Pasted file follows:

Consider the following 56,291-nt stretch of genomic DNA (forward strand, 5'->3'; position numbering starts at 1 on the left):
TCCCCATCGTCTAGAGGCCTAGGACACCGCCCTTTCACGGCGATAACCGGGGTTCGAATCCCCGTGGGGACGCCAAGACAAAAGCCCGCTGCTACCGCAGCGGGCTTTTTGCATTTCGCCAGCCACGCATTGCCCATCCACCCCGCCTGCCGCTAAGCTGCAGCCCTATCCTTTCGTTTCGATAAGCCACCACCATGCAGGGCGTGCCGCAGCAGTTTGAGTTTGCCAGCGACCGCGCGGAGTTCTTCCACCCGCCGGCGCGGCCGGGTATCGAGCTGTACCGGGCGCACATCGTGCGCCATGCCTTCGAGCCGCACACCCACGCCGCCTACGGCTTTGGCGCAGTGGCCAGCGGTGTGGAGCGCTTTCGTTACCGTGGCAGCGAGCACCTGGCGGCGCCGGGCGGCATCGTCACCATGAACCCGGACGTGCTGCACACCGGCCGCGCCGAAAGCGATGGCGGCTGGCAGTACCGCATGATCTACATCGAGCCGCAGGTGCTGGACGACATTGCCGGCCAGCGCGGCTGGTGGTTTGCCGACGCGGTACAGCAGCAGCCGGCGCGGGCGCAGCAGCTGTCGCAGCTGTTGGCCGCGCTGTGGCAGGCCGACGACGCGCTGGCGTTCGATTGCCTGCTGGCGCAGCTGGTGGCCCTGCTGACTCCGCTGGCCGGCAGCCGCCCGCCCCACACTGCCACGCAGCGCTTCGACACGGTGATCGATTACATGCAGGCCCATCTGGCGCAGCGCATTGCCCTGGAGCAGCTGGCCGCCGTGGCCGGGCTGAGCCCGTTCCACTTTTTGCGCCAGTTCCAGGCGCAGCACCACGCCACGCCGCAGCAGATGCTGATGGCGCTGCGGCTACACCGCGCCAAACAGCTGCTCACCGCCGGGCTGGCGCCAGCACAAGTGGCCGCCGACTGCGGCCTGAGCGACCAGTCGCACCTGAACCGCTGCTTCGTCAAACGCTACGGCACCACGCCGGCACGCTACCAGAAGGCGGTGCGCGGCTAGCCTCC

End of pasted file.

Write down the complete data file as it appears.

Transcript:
Consider the following 56,291-nt stretch of genomic DNA (forward strand, 5'->3'; position numbering starts at 1 on the left):
TCCCCATCGTCTAGAGGCCTAGGACACCGCCCTTTCACGGCGATAACCGGGGTTCGAATCCCCGTGGGGACGCCAAGACAAAAGCCCGCTGCTACCGCAGCGGGCTTTTTGCATTTCGCCAGCCACGCATTGCCCATCCACCCCGCCTGCCGCTAAGCTGCAGCCCTATCCTTTCGTTTCGATAAGCCACCACCATGCAGGGCGTGCCGCAGCAGTTTGAGTTTGCCAGCGACCGCGCGGAGTTCTTCCACCCGCCGGCGCGGCCGGGTATCGAGCTGTACCGGGCGCACATCGTGCGCCATGCCTTCGAGCCGCACACCCACGCCGCCTACGGCTTTGGCGCAGTGGCCAGCGGTGTGGAGCGCTTTCGTTACCGTGGCAGCGAGCACCTGGCGGCGCCGGGCGGCATCGTCACCATGAACCCGGACGTGCTGCACACCGGCCGCGCCGAAAGCGATGGCGGCTGGCAGTACCGCATGATCTACATCGAGCCGCAGGTGCTGGACGACATTGCCGGCCAGCGCGGCTGGTGGTTTGCCGACGCGGTACAGCAGCAGCCGGCGCGGGCGCAGCAGCTGTCGCAGCTGTTGGCCGCGCTGTGGCAGGCCGACGACGCGCTGGCGTTCGATTGCCTGCTGGCGCAGCTGGTGGCCCTGCTGACTCCGCTGGCCGGCAGCCGCCCGCCCCACACTGCCACGCAGCGCTTCGACACGGTGATCGATTACATGCAGGCCCATCTGGCGCAGCGCATTGCCCTGGAGCAGCTGGCCGCCGTGGCCGGGCTGAGCCCGTTCCACTTTTTGCGCCAGTTCCAGGCGCAGCACCACGCCACGCCGCAGCAGATGCTGATGGCGCTGCGGCTACACCGCGCCAAACAGCTGCTCACCGCCGGGCTGGCGCCAGCACAAGTGGCCGCCGACTGCGGCCTGAGCGACCAGTCGCACCTGAACCGCTGCTTCGTCAAACGCTACGGCACCACGCCGGCACGCTACCAGAAGGCGGTGCGCGGCTAGCCTCC